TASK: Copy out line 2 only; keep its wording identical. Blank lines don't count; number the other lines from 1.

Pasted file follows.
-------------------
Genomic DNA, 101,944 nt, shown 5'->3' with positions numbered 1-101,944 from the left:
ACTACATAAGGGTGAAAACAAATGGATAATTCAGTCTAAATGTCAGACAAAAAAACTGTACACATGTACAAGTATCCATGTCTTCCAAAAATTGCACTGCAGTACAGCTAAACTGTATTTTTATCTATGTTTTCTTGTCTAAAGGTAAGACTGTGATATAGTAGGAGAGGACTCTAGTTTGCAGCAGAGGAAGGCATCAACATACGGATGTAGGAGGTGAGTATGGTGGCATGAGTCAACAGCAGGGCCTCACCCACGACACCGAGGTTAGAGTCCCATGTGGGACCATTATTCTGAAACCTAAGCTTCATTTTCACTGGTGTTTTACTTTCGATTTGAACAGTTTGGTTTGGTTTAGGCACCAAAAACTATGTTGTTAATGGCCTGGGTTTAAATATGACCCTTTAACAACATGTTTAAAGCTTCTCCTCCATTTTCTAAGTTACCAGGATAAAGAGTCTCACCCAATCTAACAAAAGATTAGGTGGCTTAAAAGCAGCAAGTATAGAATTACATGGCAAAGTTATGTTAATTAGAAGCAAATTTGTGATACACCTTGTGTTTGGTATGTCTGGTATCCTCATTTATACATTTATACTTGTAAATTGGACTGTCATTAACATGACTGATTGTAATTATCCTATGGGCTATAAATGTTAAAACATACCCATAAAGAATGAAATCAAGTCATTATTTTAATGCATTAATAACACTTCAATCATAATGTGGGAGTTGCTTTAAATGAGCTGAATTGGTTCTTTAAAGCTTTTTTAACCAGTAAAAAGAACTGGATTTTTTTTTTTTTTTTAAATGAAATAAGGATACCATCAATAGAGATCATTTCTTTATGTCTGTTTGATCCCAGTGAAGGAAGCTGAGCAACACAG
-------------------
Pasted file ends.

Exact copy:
ACTACATAAGGGTGAAAACAAATGGATAATTCAGTCTAAATGTCAGACAAAAAAACTGTACACATGTACAAGTATCCATGTCTTCCAAAAATTGCACTGCAGTACAGCTAAACTGTATTTTTATCTATGTTTTCTTGTCTAAAGGTAAGACTGTGATATAGTAGGAGAGGACTCTAGTTTGCAGCAGAGGAAGGCATCAACATACGGATGTAGGAGGTGAGTATGGTGGCATGAGTCAACAGCAGGGCCTCACCCACGACACCGAGGTTAGAGTCCCATGTGGGACCATTATTCTGAAACCTAAGCTTCATTTTCACTGGTGTTTTACTTTCGATTTGAACAGTTTGGTTTGGTTTAGGCACCAAAAACTATGTTGTTAATGGCCTGGGTTTAAATATGACCCTTTAACAACATGTTTAAAGCTTCTCCTCCATTTTCTAAGTTACCAGGATAAAGAGTCTCACCCAATCTAACAAAAGATTAGGTGGCTTAAAAGCAGCAAGTATAGAATTACATGGCAAAGTTATGTTAATTAGAAGCAAATTTGTGATACACCTTGTGTTTGGTATGTCTGGTATCCTCATTTATACATTTATACTTGTAAATTGGACTGTCATTAACATGACTGATTGTAATTATCCTATGGGCTATAAATGTTAAAACATACCCATAAAGAATGAAATCAAGTCATTATTTTAATGCATTAATAACACTTCAATCATAATGTGGGAGTTGCTTTAAATGAGCTGAATTGGTTCTTTAAAGCTTTTTTAACCAGTAAAAAGAACTGGATTTTTTTTTTTTTTTTAAATGAAATAAGGATACCATCAATAGAGATCATTTCTTTATGTCTGTTTGATCCCAGTGAAGGAAGCTGAGCAACACAG